Roman Marble Fortuna
An ancient Roman marble statue of the goddess Fortuna enthroned, holding a cornucopia cradled in her left arm. She wears a chiton bound beneath her breasts and himation draped across her lap;
Ca. 2nd century AD.
Fors Fortuna was an Italian goddess, the bringer of fertility and increase. In classical times her worship was overlaid with that of Minerva and Egyptian Isis, and linked to the Greek goddess Tyche, daughter of Zeus, who presided originally over all happenings, good and bad, but later was reverenced as Luck or Chance. Since Tyche was significant to risky undertakings like sailing, she was often depicted with a ship's rudder in her hand. While Tyche could signify good (secunda) or bad (adversa) chance, depending on the context, the Romans personified Fortuna as the goddess of luck, happy fate, and good fortune.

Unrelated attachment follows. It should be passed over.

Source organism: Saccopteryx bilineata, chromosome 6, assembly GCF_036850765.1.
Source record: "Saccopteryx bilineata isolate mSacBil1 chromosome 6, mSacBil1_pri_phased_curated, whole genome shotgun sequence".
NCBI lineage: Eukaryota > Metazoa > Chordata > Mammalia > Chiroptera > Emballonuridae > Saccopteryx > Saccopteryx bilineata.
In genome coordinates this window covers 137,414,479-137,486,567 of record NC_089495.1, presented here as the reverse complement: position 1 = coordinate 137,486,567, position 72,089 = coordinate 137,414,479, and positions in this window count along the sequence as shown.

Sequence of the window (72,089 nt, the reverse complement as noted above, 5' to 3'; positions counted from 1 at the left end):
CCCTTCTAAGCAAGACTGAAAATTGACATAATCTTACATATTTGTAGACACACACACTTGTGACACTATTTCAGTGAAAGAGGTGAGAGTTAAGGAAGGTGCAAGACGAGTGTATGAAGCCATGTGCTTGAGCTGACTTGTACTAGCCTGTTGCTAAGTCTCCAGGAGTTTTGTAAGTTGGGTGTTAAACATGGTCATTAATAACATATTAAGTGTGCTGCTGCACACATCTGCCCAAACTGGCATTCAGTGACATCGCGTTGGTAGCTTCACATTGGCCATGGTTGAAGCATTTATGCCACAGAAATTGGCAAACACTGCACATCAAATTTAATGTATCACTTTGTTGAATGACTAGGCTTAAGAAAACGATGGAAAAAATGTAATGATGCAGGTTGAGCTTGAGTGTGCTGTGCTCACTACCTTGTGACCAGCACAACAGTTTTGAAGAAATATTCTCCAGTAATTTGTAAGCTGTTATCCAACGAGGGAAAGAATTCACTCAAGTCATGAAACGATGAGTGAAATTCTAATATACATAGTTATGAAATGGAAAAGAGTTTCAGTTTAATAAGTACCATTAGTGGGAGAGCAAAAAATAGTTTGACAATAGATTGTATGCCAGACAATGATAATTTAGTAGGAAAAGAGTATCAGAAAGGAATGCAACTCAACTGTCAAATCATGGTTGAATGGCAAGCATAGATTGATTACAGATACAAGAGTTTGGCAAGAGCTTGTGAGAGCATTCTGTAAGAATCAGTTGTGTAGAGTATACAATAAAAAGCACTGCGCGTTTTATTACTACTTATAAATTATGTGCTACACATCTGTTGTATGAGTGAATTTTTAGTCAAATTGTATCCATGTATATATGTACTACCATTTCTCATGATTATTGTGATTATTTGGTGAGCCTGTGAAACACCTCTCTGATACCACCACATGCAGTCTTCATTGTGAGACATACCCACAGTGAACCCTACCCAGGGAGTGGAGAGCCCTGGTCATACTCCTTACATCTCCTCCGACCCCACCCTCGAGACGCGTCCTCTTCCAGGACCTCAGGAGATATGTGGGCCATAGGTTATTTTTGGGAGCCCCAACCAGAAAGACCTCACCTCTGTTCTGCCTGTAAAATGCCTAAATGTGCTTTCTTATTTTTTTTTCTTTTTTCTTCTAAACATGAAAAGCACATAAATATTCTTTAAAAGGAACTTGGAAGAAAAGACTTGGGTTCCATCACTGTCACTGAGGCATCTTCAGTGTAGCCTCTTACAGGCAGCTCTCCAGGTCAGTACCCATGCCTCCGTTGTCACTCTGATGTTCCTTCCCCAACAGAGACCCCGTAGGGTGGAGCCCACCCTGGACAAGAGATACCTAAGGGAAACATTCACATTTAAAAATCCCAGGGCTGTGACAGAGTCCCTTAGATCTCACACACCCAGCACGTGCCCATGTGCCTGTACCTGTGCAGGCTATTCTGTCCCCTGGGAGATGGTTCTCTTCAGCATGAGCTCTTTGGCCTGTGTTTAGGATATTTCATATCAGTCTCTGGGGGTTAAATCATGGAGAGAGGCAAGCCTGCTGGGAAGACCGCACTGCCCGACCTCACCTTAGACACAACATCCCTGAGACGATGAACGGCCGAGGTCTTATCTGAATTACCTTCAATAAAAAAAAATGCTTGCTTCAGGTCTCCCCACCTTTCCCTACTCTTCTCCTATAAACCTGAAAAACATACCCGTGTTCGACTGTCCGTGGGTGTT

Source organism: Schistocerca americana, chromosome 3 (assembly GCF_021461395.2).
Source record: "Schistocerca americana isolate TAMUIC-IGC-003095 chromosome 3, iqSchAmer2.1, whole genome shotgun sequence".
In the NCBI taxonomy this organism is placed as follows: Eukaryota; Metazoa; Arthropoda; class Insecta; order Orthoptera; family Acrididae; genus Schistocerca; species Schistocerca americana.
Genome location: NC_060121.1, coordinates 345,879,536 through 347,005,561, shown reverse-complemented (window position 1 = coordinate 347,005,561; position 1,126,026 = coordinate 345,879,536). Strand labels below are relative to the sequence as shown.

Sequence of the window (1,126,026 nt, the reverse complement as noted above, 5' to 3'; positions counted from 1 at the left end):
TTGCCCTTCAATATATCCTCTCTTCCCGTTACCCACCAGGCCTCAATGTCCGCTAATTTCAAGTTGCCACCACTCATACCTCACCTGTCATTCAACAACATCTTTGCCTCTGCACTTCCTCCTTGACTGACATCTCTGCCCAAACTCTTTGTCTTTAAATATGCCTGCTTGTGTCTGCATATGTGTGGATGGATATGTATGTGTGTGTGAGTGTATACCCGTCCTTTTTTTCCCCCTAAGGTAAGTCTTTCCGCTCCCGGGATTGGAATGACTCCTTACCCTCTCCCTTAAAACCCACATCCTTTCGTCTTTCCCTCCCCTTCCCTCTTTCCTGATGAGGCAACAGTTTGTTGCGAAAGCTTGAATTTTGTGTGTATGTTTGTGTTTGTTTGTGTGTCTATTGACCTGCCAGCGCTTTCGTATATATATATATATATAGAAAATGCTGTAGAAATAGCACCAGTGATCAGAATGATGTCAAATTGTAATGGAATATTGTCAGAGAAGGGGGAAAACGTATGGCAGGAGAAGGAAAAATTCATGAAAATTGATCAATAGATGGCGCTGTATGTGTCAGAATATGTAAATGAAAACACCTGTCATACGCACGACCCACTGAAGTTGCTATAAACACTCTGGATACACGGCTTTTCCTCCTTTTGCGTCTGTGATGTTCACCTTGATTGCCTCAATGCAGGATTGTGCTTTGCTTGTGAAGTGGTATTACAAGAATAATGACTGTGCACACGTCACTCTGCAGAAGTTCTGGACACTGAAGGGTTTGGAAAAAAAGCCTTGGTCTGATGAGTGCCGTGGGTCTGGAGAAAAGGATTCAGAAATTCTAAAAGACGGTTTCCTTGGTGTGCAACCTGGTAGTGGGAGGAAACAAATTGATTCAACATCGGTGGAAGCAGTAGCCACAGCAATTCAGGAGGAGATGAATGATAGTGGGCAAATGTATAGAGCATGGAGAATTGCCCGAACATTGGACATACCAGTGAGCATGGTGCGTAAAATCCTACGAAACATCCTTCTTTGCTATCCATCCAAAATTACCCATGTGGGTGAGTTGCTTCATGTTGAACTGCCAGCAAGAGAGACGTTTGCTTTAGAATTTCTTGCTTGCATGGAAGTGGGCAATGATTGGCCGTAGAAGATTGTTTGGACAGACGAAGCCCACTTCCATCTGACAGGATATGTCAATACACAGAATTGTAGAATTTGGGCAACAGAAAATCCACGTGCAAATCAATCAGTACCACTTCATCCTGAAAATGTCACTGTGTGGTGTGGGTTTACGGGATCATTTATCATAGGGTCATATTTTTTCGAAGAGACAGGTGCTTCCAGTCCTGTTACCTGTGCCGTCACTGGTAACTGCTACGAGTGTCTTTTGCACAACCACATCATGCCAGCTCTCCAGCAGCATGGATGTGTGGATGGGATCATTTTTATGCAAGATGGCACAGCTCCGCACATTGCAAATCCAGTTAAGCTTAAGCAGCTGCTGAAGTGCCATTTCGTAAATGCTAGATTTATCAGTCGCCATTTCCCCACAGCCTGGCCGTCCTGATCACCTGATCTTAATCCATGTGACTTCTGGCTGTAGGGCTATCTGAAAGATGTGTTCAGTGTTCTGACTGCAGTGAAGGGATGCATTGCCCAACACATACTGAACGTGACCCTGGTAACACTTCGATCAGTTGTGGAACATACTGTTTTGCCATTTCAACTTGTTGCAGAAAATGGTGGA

Formerly in an old German collection; subsequently in a California private collection; Christie's, New York, June 5th, 2014, lot 113; subsequently in a European private collection (accompanied by French cultural export passport).
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